History and Development of the DSAE
The Dictionary Unit for South African English was founded by Professor William Branford in 1969, as a project of the Institute for the Study of English in Africa at Rhodes University. It received ad hoc grants from the Human Sciences Research Council and the Department of National Education until 1985 when an annual grant was allocated. In June 1991 the DSAE became a Section 21 non-profit company, controlled by a Board of Directors and funded largely by the Department of National Education. Subsequently, funding was taken over by the then Department of Arts, Culture, Science and Technology, which later passed on the responsibility to the Pan South African Language Board. Penny Silva was Director of the DSAE from 1991-1998 and Kathryn Kavanagh held this post between June 1999 and January 2004. The current director, Jill Wolvaardt, took over in July 2004.
The DSAE is housed in the St Peter’s Building (formerly a convent, built in 1893) at Rhodes University, together with the Institute for the Study of English in Africa, the Shakespeare Society of Southern Africa, and RUMEP (Rhodes University Mathematics Education Project).
Initially the main object of the company was
The continuous and comprehensive collecting, arranging and storing in a lexicographically workable form of the vocabulary of the English language as used in Southern Africa and the editing and publication of the collected materials in the form of a Dictionary of South African English on Historical Principles, as well as periodical revision and updating of the text thereof and other research and publications associated therewith.
This was amended in 1995 to include the compilation of other dictionaries, both by the DSAE itself and in collaboration with others, as well as a commitment to become involved with lexicographical training in South Africa.
Activities and achievements
The DSAE has been collecting examples of South African English since its foundation. Staff were fortunate to have access to the Cory Library at Rhodes University, which has extensive holdings of southern African books, diaries, and periodicals. Much of this information was recorded in a card index system. More recently material has been stored on computer. The DSAE is currently undertaking a major project to extend and upgrade its database and to transfer some of the wealth of material stored on index cards to the computer. In addition, the Unit plans to research and add many more examples of current South African English.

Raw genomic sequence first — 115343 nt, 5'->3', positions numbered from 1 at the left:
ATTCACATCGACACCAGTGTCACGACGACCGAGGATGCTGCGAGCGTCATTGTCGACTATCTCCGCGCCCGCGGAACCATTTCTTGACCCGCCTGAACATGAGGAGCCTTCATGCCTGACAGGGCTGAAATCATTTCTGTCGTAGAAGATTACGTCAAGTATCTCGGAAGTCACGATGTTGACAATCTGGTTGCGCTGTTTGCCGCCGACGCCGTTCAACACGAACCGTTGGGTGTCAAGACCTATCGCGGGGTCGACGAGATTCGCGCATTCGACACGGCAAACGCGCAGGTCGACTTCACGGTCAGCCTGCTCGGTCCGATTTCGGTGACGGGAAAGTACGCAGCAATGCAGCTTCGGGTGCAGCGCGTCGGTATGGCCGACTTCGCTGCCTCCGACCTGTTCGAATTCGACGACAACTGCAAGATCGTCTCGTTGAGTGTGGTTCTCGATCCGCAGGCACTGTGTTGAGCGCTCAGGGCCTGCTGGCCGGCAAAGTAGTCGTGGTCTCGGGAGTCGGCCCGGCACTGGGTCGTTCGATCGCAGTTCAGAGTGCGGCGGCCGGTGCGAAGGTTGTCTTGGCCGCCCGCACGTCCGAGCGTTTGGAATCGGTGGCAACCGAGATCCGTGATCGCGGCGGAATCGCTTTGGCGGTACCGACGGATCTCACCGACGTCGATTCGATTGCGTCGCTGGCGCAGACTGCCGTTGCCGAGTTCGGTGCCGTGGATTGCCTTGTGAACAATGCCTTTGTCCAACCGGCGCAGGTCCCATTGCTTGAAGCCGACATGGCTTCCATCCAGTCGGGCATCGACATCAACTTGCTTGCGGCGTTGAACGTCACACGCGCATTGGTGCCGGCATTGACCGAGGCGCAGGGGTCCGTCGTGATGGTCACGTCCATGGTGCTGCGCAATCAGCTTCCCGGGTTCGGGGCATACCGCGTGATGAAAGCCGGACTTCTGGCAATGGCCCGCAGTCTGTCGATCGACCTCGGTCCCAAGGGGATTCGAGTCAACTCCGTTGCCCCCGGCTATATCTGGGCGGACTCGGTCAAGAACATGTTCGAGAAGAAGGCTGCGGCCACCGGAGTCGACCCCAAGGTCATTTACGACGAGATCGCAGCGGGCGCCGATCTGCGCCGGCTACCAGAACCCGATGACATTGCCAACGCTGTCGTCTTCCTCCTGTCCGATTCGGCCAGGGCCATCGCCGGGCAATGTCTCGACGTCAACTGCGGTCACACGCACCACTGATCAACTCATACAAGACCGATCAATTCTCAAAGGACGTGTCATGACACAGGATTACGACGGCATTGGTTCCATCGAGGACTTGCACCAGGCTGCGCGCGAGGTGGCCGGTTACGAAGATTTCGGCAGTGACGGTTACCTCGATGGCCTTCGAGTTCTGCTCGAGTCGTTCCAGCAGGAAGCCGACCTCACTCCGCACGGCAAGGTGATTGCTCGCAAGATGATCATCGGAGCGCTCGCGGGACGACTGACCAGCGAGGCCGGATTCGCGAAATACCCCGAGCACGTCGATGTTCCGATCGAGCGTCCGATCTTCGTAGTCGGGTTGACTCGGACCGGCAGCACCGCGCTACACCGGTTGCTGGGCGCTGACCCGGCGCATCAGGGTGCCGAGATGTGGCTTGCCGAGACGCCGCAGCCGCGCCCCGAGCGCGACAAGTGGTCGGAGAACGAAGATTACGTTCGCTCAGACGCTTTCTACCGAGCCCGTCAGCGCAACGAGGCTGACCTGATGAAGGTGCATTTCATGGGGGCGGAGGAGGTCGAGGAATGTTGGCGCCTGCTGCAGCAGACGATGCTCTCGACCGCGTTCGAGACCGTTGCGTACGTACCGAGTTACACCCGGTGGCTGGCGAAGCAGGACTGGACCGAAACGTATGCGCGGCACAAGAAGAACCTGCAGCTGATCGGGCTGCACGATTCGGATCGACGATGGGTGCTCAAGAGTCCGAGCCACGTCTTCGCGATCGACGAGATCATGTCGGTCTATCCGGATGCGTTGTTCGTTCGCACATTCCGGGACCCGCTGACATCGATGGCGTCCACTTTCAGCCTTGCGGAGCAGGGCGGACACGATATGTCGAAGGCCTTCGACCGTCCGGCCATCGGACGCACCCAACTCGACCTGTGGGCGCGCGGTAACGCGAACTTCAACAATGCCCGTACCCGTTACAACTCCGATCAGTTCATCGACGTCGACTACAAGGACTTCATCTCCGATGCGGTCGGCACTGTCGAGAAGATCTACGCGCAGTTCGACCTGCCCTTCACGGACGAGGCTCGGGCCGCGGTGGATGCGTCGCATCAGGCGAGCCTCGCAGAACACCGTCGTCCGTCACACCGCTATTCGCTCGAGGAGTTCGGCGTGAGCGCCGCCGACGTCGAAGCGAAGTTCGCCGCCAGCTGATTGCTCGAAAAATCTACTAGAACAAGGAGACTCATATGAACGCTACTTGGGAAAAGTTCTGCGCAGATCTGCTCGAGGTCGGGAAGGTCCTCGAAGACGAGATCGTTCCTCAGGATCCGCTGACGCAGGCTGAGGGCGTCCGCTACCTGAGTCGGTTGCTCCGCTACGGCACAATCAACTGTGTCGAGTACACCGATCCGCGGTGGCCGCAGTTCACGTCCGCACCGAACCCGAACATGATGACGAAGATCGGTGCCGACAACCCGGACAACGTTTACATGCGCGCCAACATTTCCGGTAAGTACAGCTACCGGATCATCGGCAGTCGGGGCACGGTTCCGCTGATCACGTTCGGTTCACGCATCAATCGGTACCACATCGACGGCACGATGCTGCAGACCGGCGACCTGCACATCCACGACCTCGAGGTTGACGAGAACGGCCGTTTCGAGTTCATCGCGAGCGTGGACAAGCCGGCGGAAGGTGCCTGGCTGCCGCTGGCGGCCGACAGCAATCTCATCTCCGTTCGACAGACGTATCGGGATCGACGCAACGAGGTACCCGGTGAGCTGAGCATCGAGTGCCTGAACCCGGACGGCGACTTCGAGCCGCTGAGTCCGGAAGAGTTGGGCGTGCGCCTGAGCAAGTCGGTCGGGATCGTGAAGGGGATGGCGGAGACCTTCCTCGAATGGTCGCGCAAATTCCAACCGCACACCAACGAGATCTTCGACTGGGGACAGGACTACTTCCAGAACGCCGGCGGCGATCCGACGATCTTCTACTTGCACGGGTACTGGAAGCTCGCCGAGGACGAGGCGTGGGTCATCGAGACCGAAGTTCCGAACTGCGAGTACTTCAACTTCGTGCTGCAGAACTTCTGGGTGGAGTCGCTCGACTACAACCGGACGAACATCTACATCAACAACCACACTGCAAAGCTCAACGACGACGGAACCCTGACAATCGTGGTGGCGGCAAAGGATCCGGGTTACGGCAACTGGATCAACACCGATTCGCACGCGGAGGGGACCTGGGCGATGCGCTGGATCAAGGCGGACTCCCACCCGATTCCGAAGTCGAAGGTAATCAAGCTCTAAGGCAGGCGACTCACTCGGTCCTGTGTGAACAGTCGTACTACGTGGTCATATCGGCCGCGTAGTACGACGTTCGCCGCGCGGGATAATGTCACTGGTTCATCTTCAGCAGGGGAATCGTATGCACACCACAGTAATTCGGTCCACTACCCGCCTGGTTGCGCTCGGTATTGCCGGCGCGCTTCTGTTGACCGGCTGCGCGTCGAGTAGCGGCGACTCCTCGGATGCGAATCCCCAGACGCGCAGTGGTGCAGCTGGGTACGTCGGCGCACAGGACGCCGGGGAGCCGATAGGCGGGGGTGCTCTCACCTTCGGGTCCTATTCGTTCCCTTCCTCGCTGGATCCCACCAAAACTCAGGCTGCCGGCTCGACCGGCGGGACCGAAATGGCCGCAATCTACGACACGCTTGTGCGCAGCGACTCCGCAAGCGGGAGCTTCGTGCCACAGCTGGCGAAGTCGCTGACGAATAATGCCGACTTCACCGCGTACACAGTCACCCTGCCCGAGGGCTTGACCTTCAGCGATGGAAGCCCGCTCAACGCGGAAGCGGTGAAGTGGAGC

Several dictionaries have been produced for South Africa by the DSAE, including Jean Branford’s Dictionary of South African English, A Dictionary of South African English on Historical Principles, and most recently the South African Concise Oxford Dictionary. Details of these and other works can be found in the list of the Unit’s publications.
The DSAE regularly answers enquiries on South African English from other lexicographers and members of the public. Staff also attend conferences and seminars and write papers for journals such as Lexikos (the official publication of the African Association for Lexicography).
National Lexicography Units have now been established by the Pan South African Language Board for all South Africa’s official languages. Each is located at a tertiary institution in an area where there are many speakers of the particular language. The DSAE is collaborating with these units on practical training for staff and is looking forward to undertaking joint projects with them in due course.
The Board of Directors
Prof. Vivian de Klerk (chair), Ms Sarah Driver, Mr Malcolm Hacksley, Prof. Russell Kaschula, Ms Jill Wolvaardt (Executive Director).
Last Modified :Tue, 13 Sep 2011 10:25:59 SAST